When I was coming to Christ, I thought I was doing it all myself, and though I sought the Lord earnestly, I had no idea the Lord was seeking me. I do not think the young convert is at first aware of this. I can recall the very day and hour when first I received those truths in my own soul–when they were, as John Bunyan says, burnt into my heart as with a hot iron; and I can recollect how I felt that I had grown on a sudden from a babe into a man–that I had made progress in Scriptural knowledge, through having found, once for all, the clue to the truth of God. One week-night, when I was sitting in the house of God, I was not thinking much about the preacher’s sermon, for I did not believe it. The thought struck me, “How did you come to be a Christian?” I sought the Lord. “But how did you come to seek the Lord?” The truth flashed across my mind in a moment–I should not have sought Him unless there had been some previous influence in my mind to make me seek Him. “I prayed,” thought I, but then I asked myself, “How came I to pray?” I was induced to pray by reading the Scriptures. “How came I to read the Scriptures?” I did read them, but what led me to do so? Then, in a moment, I saw that God was at the bottom of it all, and that He was the Author of my faith, and so the whole doctrine of grace opened up to me, and from that doctrine, I have not departed to this day, and I desire to make this my constant confession, “I ascribe my change wholly to God.”
An anonymous hymn-writer put it this way:
I sought the Lord, and afterward I knew
He moved my soul to seek Him, seeking me;
It was not I that found, O Savior true,
No, I was found, was found of Thee.
Thou didst reach forth Thy hand and mine enfold;
I walked and sank not on the storm-vexed sea;
‘Twas not so much that I on Thee took hold,
As Thou, dear Lord, on me, on me.
I find, I walk, I love; but O, the whole
Of love is but my answer, Lord, to Thee!
For Thou wert long before-hand with my soul;
Always, always Thou lovedst me.
Yes, in conversion I do desire Christ, and I do make a choice; but even all that is His work of grace in me. For it is God which worketh in you both to will and to do of His good pleasure (Phil. 2:13). So God doesn’t save a man against his will; He first makes him willing. Such willingness is not natural to man. It is secured only by God’s grace.
Therefore we must not depend on our decision. We must not depend on our depending, nor trust in our trusting, nor look to our looking. We look not to our accepting of Christ, but to Christ Himself.
But is all this really taught in the Bible? Undoubtedly. The whole point of the Old Testament sacrificial system was to (symbolically) make the offerer acceptable to God. We frequently read statements such as this from the Old Testament, And he shall put his hand upon the head of the burnt offering; and it shall be accepted for him to make atonement for him (Lev. 1:4).
Again the New Testament approach is that it is God who makes believers to be accepted in the beloved (Eph. 1:6). God is the One who must be satisfied. The atonement by Christ terminates on God. He made [Christ the Son] to be sin for us (2Cor. 5:21).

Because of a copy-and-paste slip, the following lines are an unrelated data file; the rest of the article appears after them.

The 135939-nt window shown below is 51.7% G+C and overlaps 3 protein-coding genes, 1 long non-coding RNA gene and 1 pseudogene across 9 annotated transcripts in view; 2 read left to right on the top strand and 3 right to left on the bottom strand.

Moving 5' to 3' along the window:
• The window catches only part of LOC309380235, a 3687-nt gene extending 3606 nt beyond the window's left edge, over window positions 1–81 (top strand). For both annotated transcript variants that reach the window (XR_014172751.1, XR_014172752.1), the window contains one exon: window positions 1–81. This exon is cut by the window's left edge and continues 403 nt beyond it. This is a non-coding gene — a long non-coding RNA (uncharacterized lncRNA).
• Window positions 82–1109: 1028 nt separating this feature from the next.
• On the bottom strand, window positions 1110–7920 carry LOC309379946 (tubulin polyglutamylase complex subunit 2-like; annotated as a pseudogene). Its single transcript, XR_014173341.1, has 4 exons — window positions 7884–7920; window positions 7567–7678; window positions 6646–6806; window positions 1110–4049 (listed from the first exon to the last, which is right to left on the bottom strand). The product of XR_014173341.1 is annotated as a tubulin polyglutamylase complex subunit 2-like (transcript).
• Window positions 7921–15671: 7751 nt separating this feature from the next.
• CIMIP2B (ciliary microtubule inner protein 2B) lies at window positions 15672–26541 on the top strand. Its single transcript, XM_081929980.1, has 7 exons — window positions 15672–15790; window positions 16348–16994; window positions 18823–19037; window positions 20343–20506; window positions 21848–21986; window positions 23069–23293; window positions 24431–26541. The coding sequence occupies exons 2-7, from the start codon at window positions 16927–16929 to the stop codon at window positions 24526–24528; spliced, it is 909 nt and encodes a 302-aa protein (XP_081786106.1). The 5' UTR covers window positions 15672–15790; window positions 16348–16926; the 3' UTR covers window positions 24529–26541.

Likewise, when we look at the word “receive” we are again brought face to face with the reality that it is ultimately God who does the receiving. This the Scriptures often affirm. For example, the psalmist was comforted by knowing He shall receive me (Ps. 49:15). The Pharisees complained against Christ that This man receiveth sinners, and eateth with them (Lk. 15:2). Paul taught the Romans that Christ also received us to the glory of God (Rom. 15:7). Hebrews 12:6 states that God is active in adopting spiritual sons into His family: For whom the Lord loveth he chasteneth, and scourgeth every son whom he receiveth.
In fact, man is opposed to God and His truth unless and until God changes his sinful heart: A man can receive nothing, except it be given him from heaven (Jn. 3:27). The natural man receiveth not the things of the Spirit of God: for they are foolishness unto him: neither can he know them, because they are spiritually discerned (1Cor. 2:14).
Is there nothing to be said for a repentant sinner receiving Christ? Of course there is. That wellknown verse in John 1 which says, as many as received him, to them gave he power to become the sons of God, even to them that believe on his name (v. 12), is a precious truth indeed; yet the next verse states clearly that this receiving of Christ was only possible by the enabling grace of God: Which were born, not of blood, nor of the will of the flesh, nor of the will of man, but of God (v. 13).
My dear friend, the point is simply this: If you love God, it is only because He previously loved you! We love him, because he first loved us (1Jn. 4:19). If you chose God, it is only because He previously chose you! Ye have not chosen me, but I have chosen you (Jn. 15:16).
Has this humbling truth gripped your soul? Do you see that you are an unworthy sinner whose only way of acceptance with God is that you be found in Christ?
Has God accepted you?
Please do not misunderstand me. It is true that you must come to Christ and receive salvation. This good news of Christ Jesus coming into the world to save sinners is truly worthy of all acceptation (1Tim. 1:15). But you must come as a humble beggar, empty-handed, casting yourself upon Christ, marveling in His infinite love. I urge you to come to the Savior of needy sinners at once. Accept Him the way a drowning man accepts a life preserver…the way a beggar accepts alms…the way a prisoner accepts freedom! Receive Him the way a sick man receives the physician!